Feeling uncomfortable may not be a pleasant experience, but it can be an opportunity to manifest positive change and personal development. Whatever caused the uncomfortable feeling may serve as a sign that something’s wrong. When you feel uncomfortable for no discernable reason, it’s unconscious—it may even manifest physically, for example, in the heart or the gut.
Negative emotions can reveal things of which you may be in denial, and with that revelation, you can empower yourself to maximize your potential. Not engaging with negative feelings is one thing, but ignoring them is quite another. So, let your watchword be “curiosity” rather than “fear.”
“Everything of which I have been afraid was based on nothing.”— A Course in Miracles
Accepting Negative Emotions
Negative emotions naturally impact our sense of well-being at the moment, and that’s only natural. But they also have a purpose: they alert us to the fact that something isn’t right.
Often, the thing that needs correction is thinking itself. However, it’s not easy to examine your own thinking. It’s a bit like tickling yourself—it just doesn’t work. Thoughts are wedded to our experiences, perceptions, beliefs, and prejudices to the extent that they are often irrational.
“Feeling arises from thinking.” —Michael Neill
So, rather than just wanting the feeling to go away, use it as a tool. You can disrupt the auto-responses in your thinking mind and think differently—think “outside of the box” of your conditioned perceptions and limiting beliefs. Ask yourself why you are feeling uncomfortable and examine the rationale behind that feeling. You will open pathways to different perceptions including the acceptance of not being certain.
Making a Friend of Not Knowing
Emotional discomfort is borne out of uncertainty which, in turn, arises from not knowing.
The human has historically strived for a state of “knowing,” from the ancient world to the Renaissance, the Industrial Revolution, secularization, and the Technical Revolution. Spirituality and wisdom have been supplanted by science and knowledge. “Knowing” has become synonymous with safety, and as animals – albeit highly intelligent ones – what makes us feel safe will always seem like a good option.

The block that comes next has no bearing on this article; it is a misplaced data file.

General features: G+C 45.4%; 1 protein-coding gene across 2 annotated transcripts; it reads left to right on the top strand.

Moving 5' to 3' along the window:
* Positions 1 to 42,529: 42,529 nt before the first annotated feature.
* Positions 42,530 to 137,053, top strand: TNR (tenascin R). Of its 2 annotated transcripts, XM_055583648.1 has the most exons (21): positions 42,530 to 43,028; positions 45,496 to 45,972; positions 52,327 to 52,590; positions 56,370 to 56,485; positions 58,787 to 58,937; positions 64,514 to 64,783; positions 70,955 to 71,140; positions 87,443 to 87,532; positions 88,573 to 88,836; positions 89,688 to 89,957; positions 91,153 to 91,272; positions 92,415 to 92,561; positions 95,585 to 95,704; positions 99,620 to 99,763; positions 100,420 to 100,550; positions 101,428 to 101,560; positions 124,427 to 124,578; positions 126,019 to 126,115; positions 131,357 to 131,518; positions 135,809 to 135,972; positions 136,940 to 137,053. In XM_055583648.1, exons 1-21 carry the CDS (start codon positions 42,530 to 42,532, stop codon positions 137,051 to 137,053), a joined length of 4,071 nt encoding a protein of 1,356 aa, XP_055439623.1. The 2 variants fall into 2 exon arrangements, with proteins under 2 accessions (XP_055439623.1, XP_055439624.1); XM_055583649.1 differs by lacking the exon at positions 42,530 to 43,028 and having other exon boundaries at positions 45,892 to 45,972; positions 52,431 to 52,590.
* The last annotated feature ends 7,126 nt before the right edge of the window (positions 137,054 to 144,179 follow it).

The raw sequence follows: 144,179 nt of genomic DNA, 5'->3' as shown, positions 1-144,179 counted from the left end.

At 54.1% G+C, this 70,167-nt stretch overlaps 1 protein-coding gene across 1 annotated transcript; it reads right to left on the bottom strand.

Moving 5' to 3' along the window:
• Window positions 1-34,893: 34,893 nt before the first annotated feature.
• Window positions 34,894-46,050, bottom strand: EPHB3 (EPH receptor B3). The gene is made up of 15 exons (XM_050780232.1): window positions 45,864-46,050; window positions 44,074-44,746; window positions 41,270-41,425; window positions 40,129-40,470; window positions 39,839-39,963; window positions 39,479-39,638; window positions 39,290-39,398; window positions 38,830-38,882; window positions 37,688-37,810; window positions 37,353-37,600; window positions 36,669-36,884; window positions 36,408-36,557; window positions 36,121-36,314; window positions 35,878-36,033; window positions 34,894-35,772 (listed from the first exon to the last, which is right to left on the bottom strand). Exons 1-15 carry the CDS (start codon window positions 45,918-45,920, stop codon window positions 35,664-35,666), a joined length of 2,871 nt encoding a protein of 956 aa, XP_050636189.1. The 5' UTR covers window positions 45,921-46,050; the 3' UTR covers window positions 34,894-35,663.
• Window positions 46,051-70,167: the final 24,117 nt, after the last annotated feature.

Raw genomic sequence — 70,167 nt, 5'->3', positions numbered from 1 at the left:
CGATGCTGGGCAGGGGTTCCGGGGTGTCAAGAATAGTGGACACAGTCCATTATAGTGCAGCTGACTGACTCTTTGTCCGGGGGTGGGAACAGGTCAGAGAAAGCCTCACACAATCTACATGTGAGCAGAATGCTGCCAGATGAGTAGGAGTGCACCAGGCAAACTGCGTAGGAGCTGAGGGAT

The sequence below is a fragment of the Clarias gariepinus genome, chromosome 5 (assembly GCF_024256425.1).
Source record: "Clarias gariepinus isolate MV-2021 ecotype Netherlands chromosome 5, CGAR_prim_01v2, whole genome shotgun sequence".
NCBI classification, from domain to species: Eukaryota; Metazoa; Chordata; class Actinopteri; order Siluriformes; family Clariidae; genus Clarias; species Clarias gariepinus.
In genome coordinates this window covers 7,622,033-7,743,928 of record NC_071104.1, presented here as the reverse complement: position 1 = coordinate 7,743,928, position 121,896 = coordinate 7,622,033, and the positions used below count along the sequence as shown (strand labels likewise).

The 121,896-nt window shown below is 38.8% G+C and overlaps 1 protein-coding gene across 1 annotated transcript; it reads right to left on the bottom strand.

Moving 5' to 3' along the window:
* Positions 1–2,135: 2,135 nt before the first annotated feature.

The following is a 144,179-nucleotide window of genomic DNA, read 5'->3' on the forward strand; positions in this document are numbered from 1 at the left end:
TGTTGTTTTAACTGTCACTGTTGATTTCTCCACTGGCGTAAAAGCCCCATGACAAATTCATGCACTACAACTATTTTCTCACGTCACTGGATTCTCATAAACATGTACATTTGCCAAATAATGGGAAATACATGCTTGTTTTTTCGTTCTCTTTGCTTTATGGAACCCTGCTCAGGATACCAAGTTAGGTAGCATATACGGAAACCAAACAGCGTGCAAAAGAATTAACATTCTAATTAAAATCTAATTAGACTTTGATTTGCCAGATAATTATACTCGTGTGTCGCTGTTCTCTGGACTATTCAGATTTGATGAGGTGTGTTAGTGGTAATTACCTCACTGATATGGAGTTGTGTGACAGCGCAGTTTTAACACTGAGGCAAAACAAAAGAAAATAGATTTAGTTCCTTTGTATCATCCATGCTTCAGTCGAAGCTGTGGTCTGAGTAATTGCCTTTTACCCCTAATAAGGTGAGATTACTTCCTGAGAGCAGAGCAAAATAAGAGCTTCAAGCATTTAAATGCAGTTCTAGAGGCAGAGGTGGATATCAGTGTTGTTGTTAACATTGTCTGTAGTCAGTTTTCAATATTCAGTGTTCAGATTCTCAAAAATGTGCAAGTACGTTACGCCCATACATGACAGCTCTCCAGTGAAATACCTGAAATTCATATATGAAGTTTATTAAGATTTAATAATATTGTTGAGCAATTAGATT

So, why, with all the facts and figures at your fingertips—just one click away—do you still experience unaccountable unease from time to time?
The answer is evolution. Despite the exponential development of the human way of life in the sense of form—especially over the last few centuries—you are still an animal. Although technological inventions have rendered redundant many of the physical skills of your forebears, your visceral feelings lurk just beneath the surface, ready to bubble up at any time.
As children, we were taught that not knowing is a bad thing. The word “ignorance” has become almost exclusively a pejorative term, whereas, in truth, it simply means “lack of knowledge or information.” Certainty blinds us from new ideas and perspectives. It limits potential both for ourselves and others. Most of all, it cramps our creativity.
To a young child, every day—every moment even—is an adventure, a chance for new experiences and discoveries. Compare the child’s experience to that of an adult who has made their mind up about everything and is sure that they are right. Boring, right?
Why Judgement Is Okay
You might feel uncomfortable in a situation where you are judging someone based on their clothes, their accent, their demeanor, their words, the car they drive, or maybe the house they live in. But that’s okay. You are designed to make instant judgments all the time because it’s another natural way of keeping yourself safe—it’s common sense, and you can’t help it.
However, there may be times when you feel a judgment come up and you question it:
- Why do I feel uncomfortable about that person?
- Who do they remind me of?
- What is it about them?
- What am I assuming?